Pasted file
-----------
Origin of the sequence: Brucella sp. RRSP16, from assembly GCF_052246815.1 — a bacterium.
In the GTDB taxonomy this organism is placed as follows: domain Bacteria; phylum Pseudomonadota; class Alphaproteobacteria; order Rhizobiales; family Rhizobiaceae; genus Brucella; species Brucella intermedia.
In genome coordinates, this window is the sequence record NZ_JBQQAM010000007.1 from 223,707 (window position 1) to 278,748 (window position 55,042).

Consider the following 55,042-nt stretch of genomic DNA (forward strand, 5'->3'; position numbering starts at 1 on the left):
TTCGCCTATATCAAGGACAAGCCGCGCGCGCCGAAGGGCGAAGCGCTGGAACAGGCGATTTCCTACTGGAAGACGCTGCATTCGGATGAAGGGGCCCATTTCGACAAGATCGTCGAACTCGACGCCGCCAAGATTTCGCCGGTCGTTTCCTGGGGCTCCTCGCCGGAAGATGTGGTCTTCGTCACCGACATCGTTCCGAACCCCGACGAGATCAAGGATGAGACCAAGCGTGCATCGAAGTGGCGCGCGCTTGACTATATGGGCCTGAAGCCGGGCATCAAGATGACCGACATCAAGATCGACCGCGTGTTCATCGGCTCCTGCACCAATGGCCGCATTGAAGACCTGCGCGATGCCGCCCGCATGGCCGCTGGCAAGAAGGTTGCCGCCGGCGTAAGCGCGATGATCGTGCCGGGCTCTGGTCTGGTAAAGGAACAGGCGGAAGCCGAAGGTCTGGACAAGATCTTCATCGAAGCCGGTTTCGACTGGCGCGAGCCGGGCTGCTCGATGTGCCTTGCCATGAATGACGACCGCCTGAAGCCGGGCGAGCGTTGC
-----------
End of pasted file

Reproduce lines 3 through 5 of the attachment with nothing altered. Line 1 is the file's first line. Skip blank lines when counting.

In genome coordinates, this window is the sequence record NZ_JBQQAM010000007.1 from 223,707 (window position 1) to 278,748 (window position 55,042).

Consider the following 55,042-nt stretch of genomic DNA (forward strand, 5'->3'; position numbering starts at 1 on the left):
TTCGCCTATATCAAGGACAAGCCGCGCGCGCCGAAGGGCGAAGCGCTGGAACAGGCGATTTCCTACTGGAAGACGCTGCATTCGGATGAAGGGGCCCATTTCGACAAGATCGTCGAACTCGACGCCGCCAAGATTTCGCCGGTCGTTTCCTGGGGCTCCTCGCCGGAAGATGTGGTCTTCGTCACCGACATCGTTCCGAACCCCGACGAGATCAAGGATGAGACCAAGCGTGCATCGAAGTGGCGCGCGCTTGACTATATGGGCCTGAAGCCGGGCATCAAGATGACCGACATCAAGATCGACCGCGTGTTCATCGGCTCCTGCACCAATGGCCGCATTGAAGACCTGCGCGATGCCGCCCGCATGGCCGCTGGCAAGAAGGTTGCCGCCGGCGTAAGCGCGATGATCGTGCCGGGCTCTGGTCTGGTAAAGGAACAGGCGGAAGCCGAAGGTCTGGACAAGATCTTCATCGAAGCCGGTTTCGACTGGCGCGAGCCGGGCTGCTCGATGTGCCTTGCCATGAATGACGACCGCCTGAAGCCGGGCGAGCGTTGC